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Boudu (North Wales)

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Nana (Classics)
Nana (Classics)
Price: £3.99

4.0 out of 5 stars Venus in the gutter, 22 Jun. 2016
This review is from: Nana (Classics) (Kindle Edition)
An interesting read, Nana is about a female protagonist, who embodies a wider social malaise & a society on the cusp of historical crisis.

The novel charts Nana's rise as an actress without any talent but whose sheer sex appeal ensures her success, her fall & subsequent triumph as she manipulates one of the men obsessed with her to regain prominence and settle scores (two empires between a fall). Nana is presented as a force of nature whose rapacity devours men and money. She seems contemporary in her excess & consumption yet curiously dissatisfied as she seeks constant excitement. She is amoral especially in her treatment of Count Muffat, her most devoted admirer, and ironically her two most passionate relationships are with a man & a woman just as amoral as her.

Yet as someone mentioned on imdb re: the 1968 BBC version (not available, unfortunately), it is about men being destroyed by their indulgences. I think it's wrong to view Nana as just as a femme fatale, absolving the men in the story of any responsibility for their actions. The men represent the establishment & all its hypocrisies. The ruling elite are presented as bankrupt, literally (the deliciously decadent Vandeuvres) & in terms of morals. The Marquis Chouard is an old man who frequents sleazy haunts & then rails against failing morals, another theme of the book is sexual & social hypocrisy (as reflected in Ch. 11 at the horse races where the courtesans gather but are barred from one area of the track reserved for respectable society women).

Yet, ironically, the aristocratic & world of the demimonde are in constant collision (at the theatre & backstage, the race track, brothels & places of disrepute, in the country as rich men bought their mistresses homes there) & perhaps reflect each other: one appears respectable but where the men talk about midnight assignations & undress society women with their eyes - and in the end, the sensuality that Nana represents worms its way into the very foundations of the most aristocratic of salons, even though she is barred from entry herself.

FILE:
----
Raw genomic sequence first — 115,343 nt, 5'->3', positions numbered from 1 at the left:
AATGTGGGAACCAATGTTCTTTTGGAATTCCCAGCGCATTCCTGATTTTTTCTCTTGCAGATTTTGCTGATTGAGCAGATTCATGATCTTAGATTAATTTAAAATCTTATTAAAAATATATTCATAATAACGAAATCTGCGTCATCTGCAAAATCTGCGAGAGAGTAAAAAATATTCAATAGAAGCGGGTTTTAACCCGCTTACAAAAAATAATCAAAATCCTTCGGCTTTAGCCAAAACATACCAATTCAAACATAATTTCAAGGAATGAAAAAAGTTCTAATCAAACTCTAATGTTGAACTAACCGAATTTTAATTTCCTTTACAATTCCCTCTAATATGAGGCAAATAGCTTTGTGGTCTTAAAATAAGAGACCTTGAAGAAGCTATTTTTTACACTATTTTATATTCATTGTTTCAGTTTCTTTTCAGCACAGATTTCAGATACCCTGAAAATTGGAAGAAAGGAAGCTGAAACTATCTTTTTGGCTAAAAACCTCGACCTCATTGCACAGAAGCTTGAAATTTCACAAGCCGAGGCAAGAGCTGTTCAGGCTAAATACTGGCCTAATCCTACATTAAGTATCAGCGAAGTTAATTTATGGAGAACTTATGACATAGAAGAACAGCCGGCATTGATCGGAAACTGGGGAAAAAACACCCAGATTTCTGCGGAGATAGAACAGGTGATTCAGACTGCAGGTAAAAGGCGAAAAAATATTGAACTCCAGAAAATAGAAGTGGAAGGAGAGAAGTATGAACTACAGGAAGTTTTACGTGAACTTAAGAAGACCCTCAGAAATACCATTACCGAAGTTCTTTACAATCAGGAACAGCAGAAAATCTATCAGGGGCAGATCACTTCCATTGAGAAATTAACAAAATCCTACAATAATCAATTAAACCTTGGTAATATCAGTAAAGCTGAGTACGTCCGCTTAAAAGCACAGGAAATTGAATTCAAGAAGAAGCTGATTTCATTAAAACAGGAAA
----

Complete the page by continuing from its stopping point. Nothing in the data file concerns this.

The Marquis Chouard is the father-in-law of Comte (Count) Muffat. The novel doesn't contain a great deal of plot in my opinion & is more of a character study/fable of a woman's rise and fall, but Count Muffat's infatuation & romantic obsession provide the motor of the novel as Zola focusses on a man of dogmatic Catholic faith who cannot resist temptation. Nana undermines the elite at all levels: business (Steiner), the arts (Fauchery), the Army (Philippe Hugon), government, aristocracy & religion (Muffat). All prove rotten. Reason & faith prove no defence against instinct & the body. However, the forces of reaction hover in the background in the much ridiculed figure of the Count Muffat's frigid daughter, Estelle, waiting to reassert themselves.

It's strange to think that Zola was supposedly a failed dramatist because he is adept in dialogue and creating great scenes such as the one in chapter 10 where Nana & her lesbian lover, Satin, another victim/hardened survivor of the Paris slums, rail against the aristocratic men sitting at table with them, the ultimate irony is that the two ladies are intent on spending the night together. As Nana says, 'You ought to have been there to feed us, dear' when they needed bread as hungry children, chastising the men who now lavish her with jewels she momentarily desires but then casts aside later disinterestedly.

It's cleverly structured, the first chapter & the last correspond, chapter 3 & chapter 12 (set in the Countess Muffat's residence), the first half about Nana’s rise & fall, the 2nd about her triumph. It's filled with memorable secondary characters, like Nana's faithful maid, Zoe, who is working her own angle; and the corrupt Vandeuvres, who appears only too self-aware that he is on the verge of self-destruction in a way that so many of the other characters fail to realise as the Second Empire heads towards to defeat against Prussia.

I gave the book 4-stars because I wondered if the subject matter merited such length (450 pages), few of the characters are likeable or empathetic. Chekhov wrote a short story called 'Ariadne' (1895) which covers similar themes, a predatory woman & an obsessed man, which is ultimately a plea for female equality & education for women. Zola's novel is more than entertaining, much more salacious & explicit & not without moments of comedy (farce), but Chekhov's story is just as poignant in its depiction of a (hopelessly idealistic) man in love with a manipulative, shallow woman & he is able to recreate distinct worlds & personalities (& attitudes to life) in a matter of twenty pages.